Amid dancing and singing, Sudan's former adversaries sat down together on Sunday to sign piles of thick documents outlining how peace will be brought to southern Sudan.
Southern Sudanese, some in T-shirts with the Sudanese flag, others clad in tribal attire, looked on as Sudanese Vice President Ali Osman Taha and southern rebel leader John Garang signed the accords.
The signing officially brings an end to the longest-running war in Africa. Apart from a relatively peaceful period between 1972 and 1983, the southern Sudanese have seen nothing but war since the country's independence from Britain in 1956.
About 2 million people are estimated to have died as a result of the war, and 4 million people have been forced from their homes.
Garang, soon to be made vice-president in a power-sharing interim government, told reporters before the signing ceremony that it was a highly emotional moment for himself and for the Sudanese people.
He said that on New Year's Eve, when the last partial agreements, including a permanent ceasefire were signed, it was 42 years since he went into the bush to join the rebels he was eventually to lead.
During Sunday's signing ceremony, surrounded by presidents and other dignitaries, Garang, normally chatty and quick to make jokes, seemed taken by the gravity of the moment.
The leaders speaking during the ceremony underlined that the work to bring real peace to Sudan is not over. In fact, it is just beginning.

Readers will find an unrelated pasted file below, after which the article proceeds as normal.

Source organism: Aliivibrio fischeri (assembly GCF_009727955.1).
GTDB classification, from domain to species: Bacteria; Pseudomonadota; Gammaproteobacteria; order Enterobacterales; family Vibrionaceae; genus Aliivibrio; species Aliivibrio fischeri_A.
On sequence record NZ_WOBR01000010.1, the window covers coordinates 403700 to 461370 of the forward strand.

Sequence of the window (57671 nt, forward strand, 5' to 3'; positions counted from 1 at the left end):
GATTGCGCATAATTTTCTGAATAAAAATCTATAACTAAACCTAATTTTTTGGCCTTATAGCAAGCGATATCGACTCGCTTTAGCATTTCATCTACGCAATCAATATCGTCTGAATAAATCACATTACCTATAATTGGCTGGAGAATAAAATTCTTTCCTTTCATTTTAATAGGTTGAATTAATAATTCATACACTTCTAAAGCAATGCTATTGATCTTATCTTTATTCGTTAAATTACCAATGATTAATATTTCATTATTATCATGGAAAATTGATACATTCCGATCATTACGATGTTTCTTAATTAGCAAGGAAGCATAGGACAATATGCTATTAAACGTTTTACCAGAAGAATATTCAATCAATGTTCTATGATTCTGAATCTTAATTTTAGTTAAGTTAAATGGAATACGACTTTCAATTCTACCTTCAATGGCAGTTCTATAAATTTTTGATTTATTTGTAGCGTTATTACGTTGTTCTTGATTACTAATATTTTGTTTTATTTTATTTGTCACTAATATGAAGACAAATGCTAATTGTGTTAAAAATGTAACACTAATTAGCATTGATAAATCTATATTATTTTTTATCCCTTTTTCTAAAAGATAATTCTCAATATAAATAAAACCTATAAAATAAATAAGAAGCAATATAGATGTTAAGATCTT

"It may be the end of war but it is only the beginning of peace," in the words of US Secretary of State Colin Powell.
"It is good to have an agreement on paper ... but there must be some tangible results to follow it," said Samson Kwaje, a rebel spokesman.
"The signing marks the beginning of a long and challenging road ahead. Both parties will continue to face many trials," said Kenyan President Mwai Kibaki, whose government has made a name for itself as a regional peace broker, supplying the top mediators for both the Sudanese and Somali peace talks.
The next step will be the drafting of an interim constitution, to be ready in the next weeks, and the subsequent formation of a power-sharing government.
In July, a six year interim period will start, during which southern Sudan will be autonomous. At the end of six years, a referendum on southern independence will be held.
But although there were scenes of overwhelming joy at Sunday's ceremony, it will be difficult to immediately end decades of mutual distrust.
"I am very happy. The war was going on for so long. But I am not confident that peace will be recognized by the Arabs [in government].
"We will have final peace only when we are separated," said John Mangok, a rebel military official from southern Sudan.
The peace agreement does not cover the more recent and more publicised conflict in the western Darfur region, where 70,000 people are believed to have died and 1.6 million forced from their homes since the conflict broke out nearly two years ago.
Powell, whose government said genocide has been taking place in Darfur, said on the eve of the signing that "great efforts" needed to be done in order to end the conflict in Darfur, and on Sunday he urged the "new partners in peace" to act immediately to end the violence and atrocities there.
It is has been generally hoped that a peace deal for the south will serve as a blueprint for the west, but some observers say that the goodwill earned by the government by signing the peace deal for the south may make it hard to pressure it on making peace in Darfur.